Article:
PUBLISHED : Saturday, 18 August, 2007, 12:00am
UPDATED : Saturday, 18 August, 2007, 12:00am

What do you think of the metalworkers' strike?

While, on the one hand, I can understand that people in general have their grievances (don't we all?), how has it become possible that a protest against something seen as unfair should involve those not directly responsible for it?

That these construction workers chose to block traffic and inconvenience hundreds of citizens who had nothing to do with the dispute is mind-boggling, but a precedent was not set.

I think back to 'Long Hair' Leung Kwok-hung and his supporters, who, in order to protest against the increase in tolls for the Eastern Harbour Tunnel, chose to obstruct traffic, yet again inconveniencing Joe Public.

Then there were the homosexuals who stormed a church in Hong Kong in 2003 and interrupted a service.

What did the parishioners do to deserve this?

Or what about the Tin Shui Wai residents who walked on to the tracks and blocked Light Rail trains?

Be upset, voice your opinion, fine. But leave the rest of us out of it.

G Marques, Lai Chi Kok

What do you think of

Nokia's recall exercise?

I am satisfied with Nokia's actions. When they realised there was a problem with the battery, they reacted straight away, with announcements through the media.

I don't think many other companies would have responded as swiftly.

I think there are some firms, especially on the mainland, which might not even make a public announcement about a suspect product for fear of losing money. That is why a lot of people are reluctant to buy some mainland products.

By contrast, Nokia's openness is the reason I buy its phones.

Andy Chan Ka-ho, Sha Tin

Should makeup be subject

to tougher regulation?

The discovery that some mascara wands contained 150 times the bacterial count limit shows that tougher regulations are needed to protect the health of consumers.

Customers have no idea, when they buy cosmetics, how long they can use it and they often rely on smell and texture.

There must be better labelling on these products, including an expiry date and instructions for use, such as a warning to customers if the mascara should not be diluted with water.

The safety of consumers should always be the first priority.

Also, if the labelling is unclear, cosmetics manufacturers will lose the confidence of shoppers.

Shirley Chow, Kwun Tong

Tougher regulations are needed to protect consumers buying makeup. It is supposed to make us look good, not cause us harm.

There must be more frequent checks of cosmetics to minimise the risk of a faulty product getting to shops.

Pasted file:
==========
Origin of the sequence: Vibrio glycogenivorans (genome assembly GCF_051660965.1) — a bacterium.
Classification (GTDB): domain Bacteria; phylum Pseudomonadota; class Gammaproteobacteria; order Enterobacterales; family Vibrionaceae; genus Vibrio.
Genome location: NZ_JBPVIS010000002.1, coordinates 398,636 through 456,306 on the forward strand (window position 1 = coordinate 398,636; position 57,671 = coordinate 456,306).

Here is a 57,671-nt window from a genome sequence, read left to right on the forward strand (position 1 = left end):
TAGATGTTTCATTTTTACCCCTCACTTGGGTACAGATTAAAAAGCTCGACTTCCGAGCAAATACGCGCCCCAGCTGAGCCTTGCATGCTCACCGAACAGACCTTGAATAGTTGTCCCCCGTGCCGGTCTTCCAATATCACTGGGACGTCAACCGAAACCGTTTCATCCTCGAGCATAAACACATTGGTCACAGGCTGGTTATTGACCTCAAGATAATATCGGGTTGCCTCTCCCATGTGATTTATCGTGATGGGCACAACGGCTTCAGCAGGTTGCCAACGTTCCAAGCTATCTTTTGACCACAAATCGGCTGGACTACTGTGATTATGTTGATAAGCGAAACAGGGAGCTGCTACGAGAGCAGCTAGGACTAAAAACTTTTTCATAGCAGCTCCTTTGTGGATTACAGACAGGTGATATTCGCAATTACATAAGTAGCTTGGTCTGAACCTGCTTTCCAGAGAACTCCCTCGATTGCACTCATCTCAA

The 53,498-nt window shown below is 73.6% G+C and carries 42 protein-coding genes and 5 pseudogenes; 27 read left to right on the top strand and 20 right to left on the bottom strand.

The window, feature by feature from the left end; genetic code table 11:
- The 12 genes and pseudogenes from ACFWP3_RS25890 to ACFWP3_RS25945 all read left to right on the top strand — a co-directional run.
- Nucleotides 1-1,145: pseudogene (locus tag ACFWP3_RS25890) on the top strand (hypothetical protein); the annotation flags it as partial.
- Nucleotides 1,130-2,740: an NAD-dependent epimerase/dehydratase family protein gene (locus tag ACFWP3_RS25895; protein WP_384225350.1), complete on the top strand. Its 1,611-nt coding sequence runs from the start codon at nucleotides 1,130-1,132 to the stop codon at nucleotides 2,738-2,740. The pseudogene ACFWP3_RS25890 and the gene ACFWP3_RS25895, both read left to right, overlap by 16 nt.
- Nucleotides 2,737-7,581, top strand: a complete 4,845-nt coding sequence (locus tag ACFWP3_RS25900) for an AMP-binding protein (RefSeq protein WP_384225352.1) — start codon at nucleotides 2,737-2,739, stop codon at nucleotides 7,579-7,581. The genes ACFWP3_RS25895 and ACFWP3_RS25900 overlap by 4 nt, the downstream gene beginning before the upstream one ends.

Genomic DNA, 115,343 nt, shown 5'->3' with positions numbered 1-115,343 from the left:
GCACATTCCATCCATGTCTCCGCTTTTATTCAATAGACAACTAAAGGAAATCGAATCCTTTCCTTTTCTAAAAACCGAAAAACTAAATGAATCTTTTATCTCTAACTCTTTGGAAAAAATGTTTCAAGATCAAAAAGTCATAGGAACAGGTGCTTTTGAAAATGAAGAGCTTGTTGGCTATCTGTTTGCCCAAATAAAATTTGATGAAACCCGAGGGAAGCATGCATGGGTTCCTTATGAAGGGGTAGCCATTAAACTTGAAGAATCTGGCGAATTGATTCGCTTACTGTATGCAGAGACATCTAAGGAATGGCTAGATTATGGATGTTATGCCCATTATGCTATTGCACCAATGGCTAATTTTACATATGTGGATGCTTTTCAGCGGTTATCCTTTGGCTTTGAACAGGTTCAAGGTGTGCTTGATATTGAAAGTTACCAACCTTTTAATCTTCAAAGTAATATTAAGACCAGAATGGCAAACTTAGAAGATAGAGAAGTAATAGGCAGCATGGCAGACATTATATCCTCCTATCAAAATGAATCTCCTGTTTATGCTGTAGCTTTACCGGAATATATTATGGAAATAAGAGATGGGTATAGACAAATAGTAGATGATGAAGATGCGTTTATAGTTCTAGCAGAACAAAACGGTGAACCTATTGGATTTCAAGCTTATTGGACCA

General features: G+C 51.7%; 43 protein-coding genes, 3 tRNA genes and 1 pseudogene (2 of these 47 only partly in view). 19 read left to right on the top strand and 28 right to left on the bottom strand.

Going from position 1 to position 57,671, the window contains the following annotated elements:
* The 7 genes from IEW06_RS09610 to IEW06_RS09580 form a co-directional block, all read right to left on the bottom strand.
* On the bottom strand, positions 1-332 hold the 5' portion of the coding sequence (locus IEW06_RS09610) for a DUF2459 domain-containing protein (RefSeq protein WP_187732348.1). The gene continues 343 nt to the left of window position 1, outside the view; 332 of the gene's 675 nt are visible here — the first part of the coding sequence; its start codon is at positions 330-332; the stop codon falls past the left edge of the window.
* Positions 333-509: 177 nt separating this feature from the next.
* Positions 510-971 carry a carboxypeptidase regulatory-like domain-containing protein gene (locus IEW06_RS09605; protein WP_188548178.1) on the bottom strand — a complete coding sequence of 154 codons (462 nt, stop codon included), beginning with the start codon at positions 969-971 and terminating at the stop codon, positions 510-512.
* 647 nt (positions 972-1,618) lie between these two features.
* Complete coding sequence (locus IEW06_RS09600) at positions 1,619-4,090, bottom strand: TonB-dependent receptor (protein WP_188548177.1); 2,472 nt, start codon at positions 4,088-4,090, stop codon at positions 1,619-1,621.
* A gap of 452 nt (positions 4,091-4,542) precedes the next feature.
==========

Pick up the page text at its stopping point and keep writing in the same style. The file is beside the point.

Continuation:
Only high-quality products should be allowed on the shelves and this will be possible if the rules are tightened.

The government should also have a safety campaign to educate the public and advise on the safest cosmetics.

Philip Wai, Kwun Tong

What do you think of

pay-TV services?

Rugby is a major sport in Hong Kong.

Not only that, but people who follow the sport are high-income earners.

Why, then, do we get such bad telecasting of rugby?

Last Saturday England played France in a nail-biting match. Why was this game not shown live?

This is on top of the shoddy upcoming telecast of the rugby world cup.

What are these TV broadcasters thinking? Why do they fail to show the games people want to watch?

If they continue not to show these games, then they should stop stating that they are broadcasting 'the most popular international rugby games'.

Stephen Anderson, Wan Chai

Is enough being done to

protect trees in Hong Kong?

Our trees are not getting the protection they deserve, which is why part of the 'king' banyan tree in Kowloon Park collapsed.

In many other countries it is common to have laws which protect trees that have some historical significance or are some kind of landmark.

Therefore, as a world-class city, Hong Kong should have similar legislation.

Mistakes were made from 1989 onwards - when Kowloon Park was built - which have led to the collapse of part of the 200-year-old banyan.

Surely, it is time we learned from these mistakes and did more to protect those trees that are still standing.

We have been spending too much time with new development projects in the city. It is now time that we stood back, recognised how valuable our natural heritage is and worked out ways of protecting it.

Martina Ngai, Tseung Kwan O

I do not think enough is being done to protect our trees.

Although we have had a lot of storms, I do not believe that was the reason for the partial collapse of the old banyan at Kowloon Park.

Officials should remove the concrete which encases the bases of many of our trees in Hong Kong.

Debby Wong, Lam Tin